You see for some women, breastfeeding is a walk in the park. Baby pops out (ok we know they don’t just pop out, but this is a blog about breastfeeding, not having your vagina rip in half), is placed on breast, then away they go for up to x amount of years. Friends had even said to me, oh gosh, you’re so going to be one of those mums who are still breastfeeding their 7 year old. I might not have gone quite that far, but I really wanted it to be longer than 8 months.
I should really stop myself right now though and give myself a major pat on the back. As I have been the other variety of breastfeeding mums. One who has struggled with it from the start. There was luckily no mastitis or cracked nipples like some poor mums, but there was bad latching, tongue tie, vasospasm, lactation consults one after another. I even found out the other day I have post partum hypothyroidism which also effects milk supply, which at least explains why it was such a struggle. But for me, the killer was expressing nearly every day since I had this little lady. My former breasts that I had become quite fond up, have literally had the life sucked out of them. All I can say is hallelua for the day push up bras were invented. But I did all this for Bonnie as that is what I wanted for her.
I need to state, this is not a breast is best rant in any form. I completely get why parents choose to go formula. Some out of necessity, some out of preference and as I said there is no right or wrong-you do what works for you. The main reason I kept going was then it did work, I loved breastfeeding. I loved the closeness and the bond I felt. But since giving her the bottle more and more, I know that still exists as it is foremost about feeding a hungry little baby and that is far greater than the battle of boob vs bottle.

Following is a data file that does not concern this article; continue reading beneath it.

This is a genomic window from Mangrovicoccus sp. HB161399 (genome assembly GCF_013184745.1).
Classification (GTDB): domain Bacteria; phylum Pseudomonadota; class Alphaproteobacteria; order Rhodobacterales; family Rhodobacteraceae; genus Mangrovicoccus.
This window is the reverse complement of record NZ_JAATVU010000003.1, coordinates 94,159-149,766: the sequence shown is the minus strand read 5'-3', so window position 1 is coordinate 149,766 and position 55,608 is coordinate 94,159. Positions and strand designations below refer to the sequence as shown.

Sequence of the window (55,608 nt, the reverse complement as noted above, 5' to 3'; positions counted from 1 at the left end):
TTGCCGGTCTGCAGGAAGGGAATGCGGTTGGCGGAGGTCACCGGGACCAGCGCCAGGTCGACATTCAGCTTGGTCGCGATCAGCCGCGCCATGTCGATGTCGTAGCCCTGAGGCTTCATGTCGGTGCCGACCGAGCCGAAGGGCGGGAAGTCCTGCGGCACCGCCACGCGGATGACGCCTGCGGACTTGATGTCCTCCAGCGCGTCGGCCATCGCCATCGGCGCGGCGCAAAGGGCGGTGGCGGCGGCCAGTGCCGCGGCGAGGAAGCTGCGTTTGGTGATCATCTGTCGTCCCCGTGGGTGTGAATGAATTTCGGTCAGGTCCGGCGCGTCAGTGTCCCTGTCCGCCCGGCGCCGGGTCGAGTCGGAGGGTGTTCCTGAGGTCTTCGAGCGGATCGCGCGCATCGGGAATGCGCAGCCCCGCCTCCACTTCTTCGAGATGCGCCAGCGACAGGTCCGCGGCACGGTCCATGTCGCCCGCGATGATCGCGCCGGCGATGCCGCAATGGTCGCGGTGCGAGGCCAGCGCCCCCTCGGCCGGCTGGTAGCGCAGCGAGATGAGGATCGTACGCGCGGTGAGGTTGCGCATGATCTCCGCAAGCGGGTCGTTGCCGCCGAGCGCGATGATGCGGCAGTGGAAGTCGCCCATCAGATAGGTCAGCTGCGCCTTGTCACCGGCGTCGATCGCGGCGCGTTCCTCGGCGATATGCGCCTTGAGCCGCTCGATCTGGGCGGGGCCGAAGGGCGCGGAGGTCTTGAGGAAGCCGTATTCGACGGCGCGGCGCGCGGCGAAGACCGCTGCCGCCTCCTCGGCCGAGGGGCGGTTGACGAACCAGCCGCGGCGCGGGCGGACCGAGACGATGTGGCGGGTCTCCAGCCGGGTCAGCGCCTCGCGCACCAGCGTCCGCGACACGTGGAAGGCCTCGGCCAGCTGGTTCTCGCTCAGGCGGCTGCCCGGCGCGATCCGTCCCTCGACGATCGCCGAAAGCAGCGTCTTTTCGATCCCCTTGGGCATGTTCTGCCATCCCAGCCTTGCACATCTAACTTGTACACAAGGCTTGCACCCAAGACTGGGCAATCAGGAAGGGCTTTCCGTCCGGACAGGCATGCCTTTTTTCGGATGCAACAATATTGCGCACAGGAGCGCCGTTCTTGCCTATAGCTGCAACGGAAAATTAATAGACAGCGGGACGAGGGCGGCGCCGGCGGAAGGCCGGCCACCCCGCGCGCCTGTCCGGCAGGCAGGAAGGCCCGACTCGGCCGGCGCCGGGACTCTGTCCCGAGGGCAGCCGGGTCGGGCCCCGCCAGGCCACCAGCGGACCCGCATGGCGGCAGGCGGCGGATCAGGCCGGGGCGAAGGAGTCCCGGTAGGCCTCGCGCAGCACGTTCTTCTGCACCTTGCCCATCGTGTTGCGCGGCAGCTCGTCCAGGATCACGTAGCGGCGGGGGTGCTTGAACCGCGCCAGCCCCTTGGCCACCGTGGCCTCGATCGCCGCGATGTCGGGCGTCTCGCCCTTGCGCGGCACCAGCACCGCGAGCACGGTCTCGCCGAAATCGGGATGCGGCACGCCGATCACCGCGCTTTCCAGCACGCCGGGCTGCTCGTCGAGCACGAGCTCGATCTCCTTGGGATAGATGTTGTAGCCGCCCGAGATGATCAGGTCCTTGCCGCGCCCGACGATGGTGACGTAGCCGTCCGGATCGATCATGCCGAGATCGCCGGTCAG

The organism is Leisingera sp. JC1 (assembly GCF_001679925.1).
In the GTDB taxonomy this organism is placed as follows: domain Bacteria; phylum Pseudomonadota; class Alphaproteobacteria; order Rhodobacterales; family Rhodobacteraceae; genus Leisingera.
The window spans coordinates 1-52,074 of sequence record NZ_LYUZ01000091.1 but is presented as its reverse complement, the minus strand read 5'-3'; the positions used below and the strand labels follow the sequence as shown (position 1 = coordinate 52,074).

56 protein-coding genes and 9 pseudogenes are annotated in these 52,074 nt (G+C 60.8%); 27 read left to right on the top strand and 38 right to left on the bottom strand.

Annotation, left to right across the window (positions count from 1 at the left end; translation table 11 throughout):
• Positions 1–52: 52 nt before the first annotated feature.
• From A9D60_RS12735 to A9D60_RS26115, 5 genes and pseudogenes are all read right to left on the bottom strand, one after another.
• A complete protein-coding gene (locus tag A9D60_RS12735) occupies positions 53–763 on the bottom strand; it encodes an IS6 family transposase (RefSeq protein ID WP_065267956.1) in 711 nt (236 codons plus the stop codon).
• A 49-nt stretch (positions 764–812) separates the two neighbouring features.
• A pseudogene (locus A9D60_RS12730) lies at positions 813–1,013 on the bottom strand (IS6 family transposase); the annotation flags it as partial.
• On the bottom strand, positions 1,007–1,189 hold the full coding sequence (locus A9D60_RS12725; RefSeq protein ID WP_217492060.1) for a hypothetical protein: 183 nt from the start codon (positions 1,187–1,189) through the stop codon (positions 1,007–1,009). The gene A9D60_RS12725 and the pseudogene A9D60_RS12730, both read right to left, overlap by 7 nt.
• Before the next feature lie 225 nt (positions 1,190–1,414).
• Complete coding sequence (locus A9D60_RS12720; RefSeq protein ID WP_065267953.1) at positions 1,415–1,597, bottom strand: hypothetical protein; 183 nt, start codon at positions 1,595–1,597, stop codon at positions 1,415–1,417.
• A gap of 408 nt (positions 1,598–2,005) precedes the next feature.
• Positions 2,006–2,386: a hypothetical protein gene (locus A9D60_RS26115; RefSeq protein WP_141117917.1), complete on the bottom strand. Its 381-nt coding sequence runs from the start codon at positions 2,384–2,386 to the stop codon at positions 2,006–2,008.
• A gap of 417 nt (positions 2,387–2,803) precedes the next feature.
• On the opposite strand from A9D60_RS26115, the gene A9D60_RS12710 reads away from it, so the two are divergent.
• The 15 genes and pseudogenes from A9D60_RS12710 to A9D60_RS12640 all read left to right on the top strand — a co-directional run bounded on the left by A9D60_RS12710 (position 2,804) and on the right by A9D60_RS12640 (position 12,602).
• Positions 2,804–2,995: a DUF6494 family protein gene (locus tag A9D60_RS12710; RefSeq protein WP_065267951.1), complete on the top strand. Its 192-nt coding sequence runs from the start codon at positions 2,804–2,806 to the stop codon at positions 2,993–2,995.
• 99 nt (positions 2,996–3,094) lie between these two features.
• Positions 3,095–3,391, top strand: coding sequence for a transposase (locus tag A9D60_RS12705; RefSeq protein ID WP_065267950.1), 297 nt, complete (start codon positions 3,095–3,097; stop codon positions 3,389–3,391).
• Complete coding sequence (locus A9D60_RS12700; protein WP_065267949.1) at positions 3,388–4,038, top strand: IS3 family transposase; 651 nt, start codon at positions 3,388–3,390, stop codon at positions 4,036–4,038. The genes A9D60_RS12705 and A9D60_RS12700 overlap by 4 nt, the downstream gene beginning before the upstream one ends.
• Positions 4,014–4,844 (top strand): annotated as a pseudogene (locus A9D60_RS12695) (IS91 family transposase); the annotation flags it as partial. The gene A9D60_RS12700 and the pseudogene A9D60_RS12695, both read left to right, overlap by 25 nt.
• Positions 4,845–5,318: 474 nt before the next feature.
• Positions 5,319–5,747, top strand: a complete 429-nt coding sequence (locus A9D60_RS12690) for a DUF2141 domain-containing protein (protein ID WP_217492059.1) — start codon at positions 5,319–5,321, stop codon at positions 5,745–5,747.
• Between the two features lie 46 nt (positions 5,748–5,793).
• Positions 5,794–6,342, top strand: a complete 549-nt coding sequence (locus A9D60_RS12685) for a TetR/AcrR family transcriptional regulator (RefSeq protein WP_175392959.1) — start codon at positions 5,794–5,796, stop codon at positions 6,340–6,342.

So weeks ago when I was in shock that this was happening, I did of course try to deny it by continually offering the boob even as the bites became more frequent. I got angry and guilty with myself that after all this hard work, these former shells of themselves couldn’t produce some measly milk. So I tried to bargain with her-I’ll still offer the boob first and then you can have the bottle. I felt alone and sad as the realisation it was coming to an end. Even though, since I’m starting work soon, it was inevitable.
As I sit here typing away, I realise that out of function I of course put on a maternity bra this morning. You know those giant, sexy ones with the clips that allow you to expose your breast to the world if you so desired. I’m not sure about other mothers, but I have certainly never felt sexy wearing them. So as I have this realisation that I do not now need to wear these anymore, that I can start to wear tops that don’t make it easier to whip out my titties in public places, that I can actually have more than a few wines…..maybe that is another step towards acceptance as my baby happily chugs another bottle of formula down.